Flashcards in Neural Regeneration Deck (16):
true/false neither CNS or PNS neurons can regenerate
False, when peripheral axons are damaged, the proximal portions can partially or completely regenerate distally. (cell body can be in PNS or CNS).
what process tends to inhibit regeneration of central axons/neurons
glial scar formation
what can be expected up to 2 weeks post PNS axonal injury?
loss of nissl substance (chromolysis)
-degen of axon and myelination sheath below the site of injury
-->debris phagocytosed by macrophage influx
-->Muscle Fibre Atrophy
What happens 3wks post PNS axonal injury
schwann cell proliferation, creating compact cord.
growing axon penetrates the compact cord.
-->muscle fibre atrophy continues
What can happen 3 months post PNS axonal injury? (successful cases)
-electrical activity restored
--->muscle fibre regeneration!
What can happen 3 months post PNS axonal injury? (unsuccessful cases)
neuroma formation, bundling of axon at the site of injury
-->muscle fibre atrophied
T/F crushed and cut axons regenerate at the same rate
FALSE. repair is faster if axon is crushed rather than cut.
-the better preserved the axonal alignment the easier is to regenerate.
-in cut axons some may regenerate incorrectly, end up servicing the wrong conduits.
details of primary CNS spinal cord injury (incl Tx)
injury due to physical damage -->cellular loss
Tx to minimize extent of primary damage. (ex tissue plasminogen activator for stroke)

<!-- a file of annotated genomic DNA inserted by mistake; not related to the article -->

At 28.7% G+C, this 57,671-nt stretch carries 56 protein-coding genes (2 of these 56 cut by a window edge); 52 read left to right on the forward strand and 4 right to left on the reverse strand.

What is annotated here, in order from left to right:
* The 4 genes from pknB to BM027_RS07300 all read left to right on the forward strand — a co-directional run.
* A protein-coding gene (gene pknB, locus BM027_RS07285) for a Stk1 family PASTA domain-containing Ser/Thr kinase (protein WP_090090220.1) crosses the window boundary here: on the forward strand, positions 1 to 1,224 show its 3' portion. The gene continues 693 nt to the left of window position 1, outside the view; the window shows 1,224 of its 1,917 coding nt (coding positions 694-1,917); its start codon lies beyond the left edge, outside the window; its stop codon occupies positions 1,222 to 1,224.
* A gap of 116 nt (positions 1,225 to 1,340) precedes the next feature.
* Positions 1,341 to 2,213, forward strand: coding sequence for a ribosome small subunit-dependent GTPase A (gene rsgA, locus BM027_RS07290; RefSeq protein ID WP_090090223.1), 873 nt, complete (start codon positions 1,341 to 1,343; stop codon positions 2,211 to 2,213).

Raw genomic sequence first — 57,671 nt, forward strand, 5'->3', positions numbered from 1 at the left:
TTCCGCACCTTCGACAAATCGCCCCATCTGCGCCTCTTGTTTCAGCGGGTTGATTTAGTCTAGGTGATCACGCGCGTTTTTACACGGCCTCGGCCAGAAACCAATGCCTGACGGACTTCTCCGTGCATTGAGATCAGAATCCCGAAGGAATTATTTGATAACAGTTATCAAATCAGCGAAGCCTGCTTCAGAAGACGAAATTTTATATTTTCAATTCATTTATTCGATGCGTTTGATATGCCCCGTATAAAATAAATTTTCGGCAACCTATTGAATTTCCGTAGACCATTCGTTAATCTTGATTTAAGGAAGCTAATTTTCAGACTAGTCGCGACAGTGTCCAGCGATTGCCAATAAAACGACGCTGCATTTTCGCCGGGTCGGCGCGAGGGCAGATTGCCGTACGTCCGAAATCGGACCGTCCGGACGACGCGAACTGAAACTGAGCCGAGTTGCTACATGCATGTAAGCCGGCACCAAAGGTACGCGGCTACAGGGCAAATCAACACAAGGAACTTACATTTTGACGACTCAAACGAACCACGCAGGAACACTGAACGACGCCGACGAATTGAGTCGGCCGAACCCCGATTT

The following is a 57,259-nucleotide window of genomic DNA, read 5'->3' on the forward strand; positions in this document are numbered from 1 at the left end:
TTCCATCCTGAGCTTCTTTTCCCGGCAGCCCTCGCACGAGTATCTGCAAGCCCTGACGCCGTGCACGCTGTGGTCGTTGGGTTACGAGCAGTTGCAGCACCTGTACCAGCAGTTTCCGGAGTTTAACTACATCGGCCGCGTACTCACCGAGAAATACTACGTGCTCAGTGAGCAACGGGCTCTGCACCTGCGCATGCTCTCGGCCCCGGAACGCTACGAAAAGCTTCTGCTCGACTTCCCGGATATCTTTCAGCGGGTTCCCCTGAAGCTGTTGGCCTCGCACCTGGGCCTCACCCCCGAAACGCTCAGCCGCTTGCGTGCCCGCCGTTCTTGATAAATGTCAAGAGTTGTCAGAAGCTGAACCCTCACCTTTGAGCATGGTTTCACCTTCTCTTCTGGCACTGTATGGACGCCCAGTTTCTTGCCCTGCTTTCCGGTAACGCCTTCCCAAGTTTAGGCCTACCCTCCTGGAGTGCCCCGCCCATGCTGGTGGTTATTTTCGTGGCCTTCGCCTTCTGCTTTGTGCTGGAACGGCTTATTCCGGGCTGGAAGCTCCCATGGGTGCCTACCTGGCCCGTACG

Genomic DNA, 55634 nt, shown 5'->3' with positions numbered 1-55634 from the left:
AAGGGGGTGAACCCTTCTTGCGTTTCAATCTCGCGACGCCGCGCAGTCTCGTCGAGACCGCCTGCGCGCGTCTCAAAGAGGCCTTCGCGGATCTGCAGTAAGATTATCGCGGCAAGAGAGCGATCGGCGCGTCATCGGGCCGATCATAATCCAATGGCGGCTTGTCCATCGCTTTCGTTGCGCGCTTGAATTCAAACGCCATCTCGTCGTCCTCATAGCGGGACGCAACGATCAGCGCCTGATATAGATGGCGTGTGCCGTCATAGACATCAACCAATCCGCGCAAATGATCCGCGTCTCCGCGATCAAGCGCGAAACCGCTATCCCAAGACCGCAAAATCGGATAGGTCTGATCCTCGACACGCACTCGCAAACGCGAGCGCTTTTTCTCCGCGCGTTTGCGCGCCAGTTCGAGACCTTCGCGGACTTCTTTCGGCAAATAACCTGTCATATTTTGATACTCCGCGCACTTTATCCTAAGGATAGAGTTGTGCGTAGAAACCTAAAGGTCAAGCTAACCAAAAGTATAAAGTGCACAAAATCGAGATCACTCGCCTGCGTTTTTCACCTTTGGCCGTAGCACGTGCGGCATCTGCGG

details of secondary CNS spinal cord injury in short term (minutes/hours)
-Ca 2+ influx
-lipid peroxidation & free radical production
details of secondary CNS spinal cord injury over hours to days/weeks
-immune cell infiltration, microglial activation
-cytokines, chemokines, metalloproteases
details of secondary CNS spinal cord injury over days/weeks
-apoptosis - neuronal and oligendendroglial
-astrocytic gliosis and glial scar formation
-syrinx cavity formation and meningeal fibroblast migration
strategies to repair the CNS?
-protect surviving cells
-regrowth of surviving neurons & remyelination
-modulate astrocytic gliosis (wound repair and scar formation)
-neural stem cells (mobilise endogenous cells, transplant exogenous cells)
what factors impede axonal regeneration and how to tx?
Problem: lack of trophic support
Solution: encourage axons to grow by providing growth promoting factors (neurotrophin: NGF, BDNF)
Prob: axon regrowth inhibited by wound environment
Soln: inhibit growth blocking factors. Ie astrocytic gliosis and glial scar; myelin inhibitors; developmental guidance molecules
Axonal plasticity vs axonal regeneration?
Plasticity described compensation by other uninjured axons to branch and service the conduits previously innervated by the injured axon.-->"axonal sprouting"
regeneration is complete renewal of injured axon
what does astrocytic gliosis cause?
-upregulate astrocyte cytoskeleton proteins (GFAP).
-secrete ECM (chondroiton sulfate proteoglycans)
-secrete cytokines (IL-1, TNF-alpha) and growth factors (NGF/BDNF)
-increase expression of development axon guidance molecules
-->glial scar formation-->forms a barrier between injury site and healthy site